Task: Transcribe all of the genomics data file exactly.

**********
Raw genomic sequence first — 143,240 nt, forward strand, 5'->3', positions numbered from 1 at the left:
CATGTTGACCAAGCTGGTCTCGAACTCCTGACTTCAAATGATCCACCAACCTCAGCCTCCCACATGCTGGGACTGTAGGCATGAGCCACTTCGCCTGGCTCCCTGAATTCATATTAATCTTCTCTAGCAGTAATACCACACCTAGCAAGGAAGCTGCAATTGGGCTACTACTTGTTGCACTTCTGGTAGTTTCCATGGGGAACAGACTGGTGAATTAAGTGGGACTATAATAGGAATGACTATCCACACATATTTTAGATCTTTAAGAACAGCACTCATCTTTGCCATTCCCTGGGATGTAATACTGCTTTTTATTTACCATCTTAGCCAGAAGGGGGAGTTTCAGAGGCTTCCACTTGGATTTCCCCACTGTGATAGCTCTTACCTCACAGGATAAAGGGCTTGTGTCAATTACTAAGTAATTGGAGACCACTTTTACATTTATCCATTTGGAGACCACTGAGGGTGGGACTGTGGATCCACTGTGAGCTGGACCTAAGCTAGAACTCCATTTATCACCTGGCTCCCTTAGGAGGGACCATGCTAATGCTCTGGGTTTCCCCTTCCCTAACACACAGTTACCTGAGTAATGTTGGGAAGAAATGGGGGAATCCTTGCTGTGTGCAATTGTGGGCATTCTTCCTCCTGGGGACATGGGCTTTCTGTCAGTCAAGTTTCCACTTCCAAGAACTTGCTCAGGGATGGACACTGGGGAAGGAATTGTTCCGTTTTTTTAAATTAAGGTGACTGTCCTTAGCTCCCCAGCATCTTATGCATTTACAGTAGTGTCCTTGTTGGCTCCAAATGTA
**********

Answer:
Raw genomic sequence first — 143,240 nt, forward strand, 5'->3', positions numbered from 1 at the left:
CATGTTGACCAAGCTGGTCTCGAACTCCTGACTTCAAATGATCCACCAACCTCAGCCTCCCACATGCTGGGACTGTAGGCATGAGCCACTTCGCCTGGCTCCCTGAATTCATATTAATCTTCTCTAGCAGTAATACCACACCTAGCAAGGAAGCTGCAATTGGGCTACTACTTGTTGCACTTCTGGTAGTTTCCATGGGGAACAGACTGGTGAATTAAGTGGGACTATAATAGGAATGACTATCCACACATATTTTAGATCTTTAAGAACAGCACTCATCTTTGCCATTCCCTGGGATGTAATACTGCTTTTTATTTACCATCTTAGCCAGAAGGGGGAGTTTCAGAGGCTTCCACTTGGATTTCCCCACTGTGATAGCTCTTACCTCACAGGATAAAGGGCTTGTGTCAATTACTAAGTAATTGGAGACCACTTTTACATTTATCCATTTGGAGACCACTGAGGGTGGGACTGTGGATCCACTGTGAGCTGGACCTAAGCTAGAACTCCATTTATCACCTGGCTCCCTTAGGAGGGACCATGCTAATGCTCTGGGTTTCCCCTTCCCTAACACACAGTTACCTGAGTAATGTTGGGAAGAAATGGGGGAATCCTTGCTGTGTGCAATTGTGGGCATTCTTCCTCCTGGGGACATGGGCTTTCTGTCAGTCAAGTTTCCACTTCCAAGAACTTGCTCAGGGATGGACACTGGGGAAGGAATTGTTCCGTTTTTTTAAATTAAGGTGACTGTCCTTAGCTCCCCAGCATCTTATGCATTTACAGTAGTGTCCTTGTTGGCTCCAAATGTA